How to Raise a Traveller: The Story of How I Was Brought Up to Fall In Love With the World
My parents were in their early twenties the first time they had the freedom to travel wherever they wanted. They had grown up behind the iron curtain.
My parents were born and raised in a country called the German Democratic Republic (GDR for short), more commonly known as East Germany. When I was born in 1992, this country had ceased to exist barely two years prior. After the wall came down the West German government gave every East German traveling west a gift of 100 Deutsche Mark in cash, the so-called “Begrüßungsgeld” (welcome money). My parents spent that money on plane tickets to Finland to visit a friend who had come to see them in the GDR but whom they hadn’t been allowed to visit in return. When they visited Finland for the second time I came with them. That’s how I went on my first plane trip at two years old.
East Germany was a country that found a simple and effective solution to keep its population from flocking to the more free and prosperous West. It closed its borders and built a wall around them. Travelling was limited to countries that belonged to the Eastern Bloc and even to those you couldn’t Just up and go. But my parents had travelled before – to Russia, the GDR’s neighbor states Poland and what was then Czechoslovakia. They had told me stories about their first trip together; going to Bulgaria on the train, a journey of several days via Hungary and Romania. However, after Reunification, when they finally had the freedom to travel wherever and whenever they wanted, their Wanderlust became unstoppable.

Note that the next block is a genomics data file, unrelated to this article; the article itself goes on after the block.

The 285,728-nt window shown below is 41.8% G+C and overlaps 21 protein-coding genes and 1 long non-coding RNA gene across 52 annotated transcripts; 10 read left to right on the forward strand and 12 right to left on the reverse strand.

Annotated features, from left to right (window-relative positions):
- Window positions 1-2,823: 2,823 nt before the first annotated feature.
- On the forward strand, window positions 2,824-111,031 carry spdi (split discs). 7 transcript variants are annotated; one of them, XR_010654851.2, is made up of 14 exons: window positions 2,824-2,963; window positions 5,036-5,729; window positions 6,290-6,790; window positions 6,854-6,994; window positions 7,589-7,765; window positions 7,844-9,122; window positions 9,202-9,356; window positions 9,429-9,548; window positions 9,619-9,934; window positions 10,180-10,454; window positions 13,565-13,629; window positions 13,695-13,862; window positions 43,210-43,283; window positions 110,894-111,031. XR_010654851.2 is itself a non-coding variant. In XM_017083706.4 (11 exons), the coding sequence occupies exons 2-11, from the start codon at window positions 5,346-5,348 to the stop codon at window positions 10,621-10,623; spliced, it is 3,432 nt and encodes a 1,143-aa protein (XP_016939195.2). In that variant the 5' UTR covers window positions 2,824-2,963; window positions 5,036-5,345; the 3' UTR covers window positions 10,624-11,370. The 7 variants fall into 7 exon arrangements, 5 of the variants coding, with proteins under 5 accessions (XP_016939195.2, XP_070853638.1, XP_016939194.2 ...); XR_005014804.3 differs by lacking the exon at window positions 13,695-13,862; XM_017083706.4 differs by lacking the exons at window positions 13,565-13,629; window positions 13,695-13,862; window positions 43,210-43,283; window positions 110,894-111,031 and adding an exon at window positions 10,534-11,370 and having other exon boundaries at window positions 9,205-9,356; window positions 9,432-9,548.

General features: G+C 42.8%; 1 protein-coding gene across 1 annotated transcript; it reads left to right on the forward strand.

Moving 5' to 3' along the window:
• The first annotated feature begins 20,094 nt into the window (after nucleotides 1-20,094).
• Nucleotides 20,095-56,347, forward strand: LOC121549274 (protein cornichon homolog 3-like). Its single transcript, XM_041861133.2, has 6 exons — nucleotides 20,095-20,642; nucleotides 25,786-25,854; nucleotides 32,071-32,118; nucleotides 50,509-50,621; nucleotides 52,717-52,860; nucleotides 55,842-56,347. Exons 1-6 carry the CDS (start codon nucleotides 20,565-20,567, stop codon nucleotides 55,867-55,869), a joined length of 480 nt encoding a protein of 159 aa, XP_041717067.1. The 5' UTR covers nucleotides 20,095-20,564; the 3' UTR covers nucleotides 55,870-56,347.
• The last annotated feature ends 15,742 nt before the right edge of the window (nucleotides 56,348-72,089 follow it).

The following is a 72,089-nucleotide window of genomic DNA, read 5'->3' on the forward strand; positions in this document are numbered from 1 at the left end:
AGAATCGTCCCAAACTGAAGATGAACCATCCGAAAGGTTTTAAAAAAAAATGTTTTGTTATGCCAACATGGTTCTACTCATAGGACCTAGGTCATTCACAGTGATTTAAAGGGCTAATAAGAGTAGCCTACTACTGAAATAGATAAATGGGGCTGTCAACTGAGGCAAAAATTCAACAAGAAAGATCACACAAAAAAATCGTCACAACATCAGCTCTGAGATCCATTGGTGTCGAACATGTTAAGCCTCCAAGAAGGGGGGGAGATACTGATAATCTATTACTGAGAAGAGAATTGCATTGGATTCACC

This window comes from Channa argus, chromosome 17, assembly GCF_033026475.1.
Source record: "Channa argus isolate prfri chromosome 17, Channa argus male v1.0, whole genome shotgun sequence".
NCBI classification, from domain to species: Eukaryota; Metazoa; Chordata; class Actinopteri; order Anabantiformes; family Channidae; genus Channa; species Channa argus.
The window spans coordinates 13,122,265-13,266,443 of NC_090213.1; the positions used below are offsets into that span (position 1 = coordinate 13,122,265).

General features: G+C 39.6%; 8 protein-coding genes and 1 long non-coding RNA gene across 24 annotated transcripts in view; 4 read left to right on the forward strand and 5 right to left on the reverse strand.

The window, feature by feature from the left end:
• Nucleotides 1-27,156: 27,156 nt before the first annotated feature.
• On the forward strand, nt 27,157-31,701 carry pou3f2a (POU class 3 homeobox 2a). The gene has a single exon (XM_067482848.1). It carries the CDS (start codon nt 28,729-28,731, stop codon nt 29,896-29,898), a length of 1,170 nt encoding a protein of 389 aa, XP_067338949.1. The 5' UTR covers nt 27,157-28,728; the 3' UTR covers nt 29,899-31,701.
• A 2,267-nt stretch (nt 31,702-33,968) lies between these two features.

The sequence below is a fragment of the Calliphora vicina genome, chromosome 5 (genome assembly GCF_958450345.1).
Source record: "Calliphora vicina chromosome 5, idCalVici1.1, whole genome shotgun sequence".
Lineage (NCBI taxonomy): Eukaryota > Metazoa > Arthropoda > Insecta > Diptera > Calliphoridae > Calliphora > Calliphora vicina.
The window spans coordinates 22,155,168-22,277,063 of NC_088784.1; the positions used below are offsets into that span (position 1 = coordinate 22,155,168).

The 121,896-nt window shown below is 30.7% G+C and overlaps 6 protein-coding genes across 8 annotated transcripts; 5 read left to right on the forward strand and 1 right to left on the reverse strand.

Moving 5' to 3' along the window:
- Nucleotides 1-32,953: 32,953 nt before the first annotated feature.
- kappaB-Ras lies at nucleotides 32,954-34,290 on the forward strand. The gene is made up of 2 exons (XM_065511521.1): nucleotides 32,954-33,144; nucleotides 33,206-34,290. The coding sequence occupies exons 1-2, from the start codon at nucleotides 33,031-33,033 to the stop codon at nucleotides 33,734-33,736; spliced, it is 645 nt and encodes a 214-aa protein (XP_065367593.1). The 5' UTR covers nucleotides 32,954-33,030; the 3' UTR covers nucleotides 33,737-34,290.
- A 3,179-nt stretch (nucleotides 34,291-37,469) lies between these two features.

I grew up seeing a different country almost every summer. My childhood vacations were spent in traffic jams at the Austrian border, eating gelato in Venice, exploring ancient Roman ruins in Croatia, getting lost in Moroccan souks, getting rain soaked in the lush green Irish countryside, slurping virgin Pina Coladas in Cuba and reapplying layers upon layers of sunscreen on the beach in Southern France. Before graduating high school I had already been to 16 countries on three different continents. I am intensely grateful to my parents for exposing me to the joy of travelling at an early age, for letting me grow into someone who has always been comfortable with getting a little lost, who learned early to embrace different cultures and follow the adventure.
Entirely without intending to my parents raised a kid who is hungry for the world. They raised a traveler. So when it came time to set out on my own I’d like to think I was pretty well prepared. I prioritise my spending largely around saving up for the next trip, I find friends to travel with or make some along the way, I know how to be safe and responsible, but am open to spontaneous adventure. Most young travelers learn this along the way during their college years, but I sometimes feel like I just inherited it somewhere between chasing my brother down a ski slope in the Alps and getting lost on Toronto’s public transport system.
My parents have also been hugely supportive of my endeavors of living abroad for long stretches at a time. When I was sixteen I spent a year going to high school in Canada and recently I spent six months studying abroad in the United States. And even though it’s kind of a scary thing for everyone involved, every time I get overwhelmed or homesick I can hear my mom saying: “I wish I had been able to do that when I was your age. What an amazing opportunity!”
However, it’s not just my parents who have encouraged me to travel. My grandmother seems to always be planning her next adventure vacation. Her recent destinations included Mongolia, Uzbekistan and Japan. My uncle, having been a passionate backpacker in the nineties, took me aside once after a few beers at a family party and very intently told me to, “Travel as much as you can. And do it now. Once you have a job, limited vacation time, a family, it just gets a lot trickier. Make the most of the time you have now!”
Remembering where my roots are and the limited freedom my family had, especially when it comes to travel, makes me that much more appreciative of being able to see the world and travel as much as I do these days. As a kid from eastern Germany, having been raised a traveler is not so common, but my parents always made travel a priority no matter what our financial situation was at the time. To explore this beautiful world with the people you love most – it’s a gift and I’ll never forget that.